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What Car? says

4 out of 5 stars

For The BMW X5 is great to drive, spacious, well equipped and highly desirable

Against It's expensive to own, has a firm ride and the third row of seats is cramped

Verdict More Chelsea tractor than country workhorse, but the X5 makes great prestige 4x4

Go for… 3.0d SE

Avoid… 4.8i M Sport

BMW X5 4x4
  • 1. In the battle of the big 4x4s, the BMW X5 is one of the best. Sure-footed on the road and competent off it.
  • 2. The 3.0-litre diesels are the pick of the range. We'd opt for the 232bhp version over the 282bhp 3.0Sd – it's easier to find on the used market too, and it's fast and silky smooth.
  • 3. Look for cars with the optional adaptive suspension if you want to smooth out the firmer ride.
  • 4. Petrol-powered X5s don't hold their value as well as the diesel models. While this makes them cheaper to buy used, they will go on to lose money faster as they age.
  • 5. The run-flat tyres are expensive to replace, so make sure you check them before you buy.
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BMW X5 4x4 full review with expert trade views

In the battle of the big 4x4s, the BMW X5 is one of the best. Sure-footed on the road and competent off it, the X5 is a great everyday car that's comfortable and refined.

There's minimal body roll and it's surprisingly agile on twisty roads. The suspension is firm, but it doesn't result in an uncomfortable ride.

The driving position is excellent with a wide range of seat adjustments. The cabin feels well designed and intuitively laid out, using quality materials.

Passengers are cosseted from wind- road- and engine noise, so the X5 makes an ideal long-distance cruiser. Cabin space is generous, with enough room for five adults. There's also an option to add two extra seats in the boot.

Trade view

Seven seat models add some flexibility, but can cost £1000 more than cars without.

Matt Sanger
What Car?'s Used Car Editor

The 3.0-litre diesels are the pick of the range. We'd opt for the 232bhp version over the 282bhp 3.0Sd – it's easier to find on the used market too, and it's fast and silky smooth. Petrol powered X5s are very rare, however the 268bhp 3.0i is the more sensible option, compared with the 350bhp 4.8i version.

Towards the end of 2007, mild engine tweaks reduced emissions slightly and improved fuel economy. At the end of 2008, the range was re-labelled as the X5 xDrive. The 3.0d SE became the xDrive30d SE, and so on. The engines themselves did not change, however.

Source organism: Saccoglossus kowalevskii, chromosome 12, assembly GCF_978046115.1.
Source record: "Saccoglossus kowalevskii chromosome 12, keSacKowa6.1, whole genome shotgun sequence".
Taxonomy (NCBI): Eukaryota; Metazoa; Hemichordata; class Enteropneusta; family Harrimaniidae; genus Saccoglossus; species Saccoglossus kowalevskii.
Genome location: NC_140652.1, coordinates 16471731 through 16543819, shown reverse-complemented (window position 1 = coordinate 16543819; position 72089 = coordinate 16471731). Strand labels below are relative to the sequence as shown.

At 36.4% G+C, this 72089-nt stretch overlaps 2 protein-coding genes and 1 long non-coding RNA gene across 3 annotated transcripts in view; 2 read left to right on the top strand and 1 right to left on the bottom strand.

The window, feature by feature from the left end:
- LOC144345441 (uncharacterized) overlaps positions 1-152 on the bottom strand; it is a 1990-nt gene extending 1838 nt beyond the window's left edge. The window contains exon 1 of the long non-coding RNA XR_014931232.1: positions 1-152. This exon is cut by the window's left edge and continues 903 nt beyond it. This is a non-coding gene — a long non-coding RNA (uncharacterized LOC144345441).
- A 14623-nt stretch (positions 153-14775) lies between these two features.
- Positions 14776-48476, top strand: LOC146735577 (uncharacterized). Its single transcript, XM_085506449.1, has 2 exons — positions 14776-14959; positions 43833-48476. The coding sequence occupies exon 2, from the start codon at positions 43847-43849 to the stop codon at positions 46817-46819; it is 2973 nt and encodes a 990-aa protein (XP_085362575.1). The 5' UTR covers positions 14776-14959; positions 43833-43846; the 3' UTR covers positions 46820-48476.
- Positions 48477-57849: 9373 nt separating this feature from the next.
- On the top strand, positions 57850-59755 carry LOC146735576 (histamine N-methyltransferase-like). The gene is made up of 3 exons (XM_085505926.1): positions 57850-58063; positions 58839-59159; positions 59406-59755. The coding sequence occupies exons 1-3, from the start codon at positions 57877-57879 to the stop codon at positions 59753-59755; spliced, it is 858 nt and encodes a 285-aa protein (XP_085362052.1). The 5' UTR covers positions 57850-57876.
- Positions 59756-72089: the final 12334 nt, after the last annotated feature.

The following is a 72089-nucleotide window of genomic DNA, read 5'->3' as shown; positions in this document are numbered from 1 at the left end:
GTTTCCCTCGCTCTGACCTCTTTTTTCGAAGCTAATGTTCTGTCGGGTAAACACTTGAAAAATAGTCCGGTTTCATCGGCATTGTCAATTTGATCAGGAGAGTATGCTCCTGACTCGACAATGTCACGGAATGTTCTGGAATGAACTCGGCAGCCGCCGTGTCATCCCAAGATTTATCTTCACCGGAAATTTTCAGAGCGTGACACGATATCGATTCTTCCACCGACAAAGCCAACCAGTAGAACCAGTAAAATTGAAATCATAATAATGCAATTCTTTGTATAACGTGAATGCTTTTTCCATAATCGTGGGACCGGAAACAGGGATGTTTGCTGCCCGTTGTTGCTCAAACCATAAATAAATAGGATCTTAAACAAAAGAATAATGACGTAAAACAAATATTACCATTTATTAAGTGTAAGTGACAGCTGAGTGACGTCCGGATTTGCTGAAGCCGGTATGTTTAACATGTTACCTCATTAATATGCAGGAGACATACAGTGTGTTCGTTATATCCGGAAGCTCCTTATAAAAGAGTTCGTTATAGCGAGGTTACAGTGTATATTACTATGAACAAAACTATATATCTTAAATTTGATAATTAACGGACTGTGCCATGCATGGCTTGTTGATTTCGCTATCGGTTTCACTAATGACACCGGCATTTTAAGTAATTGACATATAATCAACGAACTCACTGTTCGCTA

Look for cars with the optional adaptive suspension if you want to smooth out the firmer ride.

SE models come with all the prestige trappings you'd expect, including 18-inch alloys, climate and cruise controls, electric seat adjustment and parking sensors. The M Sport editions come with extras such as unique alloy wheels, tuned suspension and special leather sports seats.

It's important to have to right options on a used X5 if you want to ensure the best resale values. A leather interior is important, metallic paint is vital, and 19-inch alloys are desirable, while the Media Pack (sat-nav, Bluetooth and a CD changer) will further enhance its residuals.

The seven-seat option is also desirable, and expensive – in some cases pushing up prices by £1000 – but the two extra seats aren't protected by the side curtain airbags. They're also too small for adults to use in comfort.

Trade view

Avoid X5s with aftermarket oversized alloy wheels, the ride comfort will suffer.

Matt Sanger
What Car?'s Used Car Editor

Petrol-powered X5s don't hold their value as well as the diesel models. While this makes them cheaper to buy used, they will go on to lose money faster as they age.

After depreciation, fuel bills are likely to be the biggest concern. The 3.0i manages just 25.9mpg (27.7mpg after the '07 tweaks) and the 4.8i 22.6mpg (23.5mpg). The lower-powered diesel manages 32.5mpg (34.9mpg), and the higher-powered 34.4mpg (no '07 tweaks were made on this one).

CO2 emissions are high, so you're going pay heavily for road tax. Although emissions did fall towards the end of 2007, it won't make much difference to the cost of your tax disc.

Trade view

Seven seat models add some flexibility, but can cost £1000 more than cars without.

Matt Sanger
What Car?'s Used Car Editor

There are some general complaints of poor cabin build quality, engine failure, engines running rough and faulty reversing sensors. Some 3.0-litre petrol engines can also require regular oil top-ups – in some cases, a litre every 1000 miles.

The run-flat tyres are expensive to replace, so make sure you check them before you buy. Also make sure they're wearing evenly, because poorly aligned wheels will give tyres a shorter lifespan.

BMW's Bluetooth system can be temperamental for some, so if you can't get it to work with your phone – it's probably just being difficult and not broken. Consult a dealer for advice.

Trade view

Avoid X5s with aftermarket oversized alloy wheels, the ride comfort will suffer.

Matt Sanger
What Car?'s Used Car Editor
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